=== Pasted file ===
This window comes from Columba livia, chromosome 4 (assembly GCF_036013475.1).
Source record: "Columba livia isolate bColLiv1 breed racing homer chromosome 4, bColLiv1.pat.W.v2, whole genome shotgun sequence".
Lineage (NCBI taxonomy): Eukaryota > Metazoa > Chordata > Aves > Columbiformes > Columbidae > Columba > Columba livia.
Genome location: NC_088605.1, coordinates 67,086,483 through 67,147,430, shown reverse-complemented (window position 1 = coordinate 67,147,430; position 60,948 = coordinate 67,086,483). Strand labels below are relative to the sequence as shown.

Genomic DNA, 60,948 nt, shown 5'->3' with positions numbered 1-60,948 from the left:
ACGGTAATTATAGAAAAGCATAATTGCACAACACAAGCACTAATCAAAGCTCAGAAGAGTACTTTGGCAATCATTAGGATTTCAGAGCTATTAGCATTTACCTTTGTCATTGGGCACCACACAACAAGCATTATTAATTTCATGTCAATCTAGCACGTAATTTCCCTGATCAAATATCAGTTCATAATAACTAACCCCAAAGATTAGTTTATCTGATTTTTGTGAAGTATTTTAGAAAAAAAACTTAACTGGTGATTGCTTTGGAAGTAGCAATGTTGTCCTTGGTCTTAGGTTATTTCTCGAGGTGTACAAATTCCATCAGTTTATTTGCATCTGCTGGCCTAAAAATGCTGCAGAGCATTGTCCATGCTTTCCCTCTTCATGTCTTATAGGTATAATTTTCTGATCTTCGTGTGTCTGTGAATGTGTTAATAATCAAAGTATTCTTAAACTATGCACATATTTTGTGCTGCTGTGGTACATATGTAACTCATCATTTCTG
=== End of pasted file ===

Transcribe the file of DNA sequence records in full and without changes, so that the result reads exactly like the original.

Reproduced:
This window comes from Columba livia, chromosome 4 (assembly GCF_036013475.1).
Source record: "Columba livia isolate bColLiv1 breed racing homer chromosome 4, bColLiv1.pat.W.v2, whole genome shotgun sequence".
Lineage (NCBI taxonomy): Eukaryota > Metazoa > Chordata > Aves > Columbiformes > Columbidae > Columba > Columba livia.
Genome location: NC_088605.1, coordinates 67,086,483 through 67,147,430, shown reverse-complemented (window position 1 = coordinate 67,147,430; position 60,948 = coordinate 67,086,483). Strand labels below are relative to the sequence as shown.

Genomic DNA, 60,948 nt, shown 5'->3' with positions numbered 1-60,948 from the left:
ACGGTAATTATAGAAAAGCATAATTGCACAACACAAGCACTAATCAAAGCTCAGAAGAGTACTTTGGCAATCATTAGGATTTCAGAGCTATTAGCATTTACCTTTGTCATTGGGCACCACACAACAAGCATTATTAATTTCATGTCAATCTAGCACGTAATTTCCCTGATCAAATATCAGTTCATAATAACTAACCCCAAAGATTAGTTTATCTGATTTTTGTGAAGTATTTTAGAAAAAAAACTTAACTGGTGATTGCTTTGGAAGTAGCAATGTTGTCCTTGGTCTTAGGTTATTTCTCGAGGTGTACAAATTCCATCAGTTTATTTGCATCTGCTGGCCTAAAAATGCTGCAGAGCATTGTCCATGCTTTCCCTCTTCATGTCTTATAGGTATAATTTTCTGATCTTCGTGTGTCTGTGAATGTGTTAATAATCAAAGTATTCTTAAACTATGCACATATTTTGTGCTGCTGTGGTACATATGTAACTCATCATTTCTG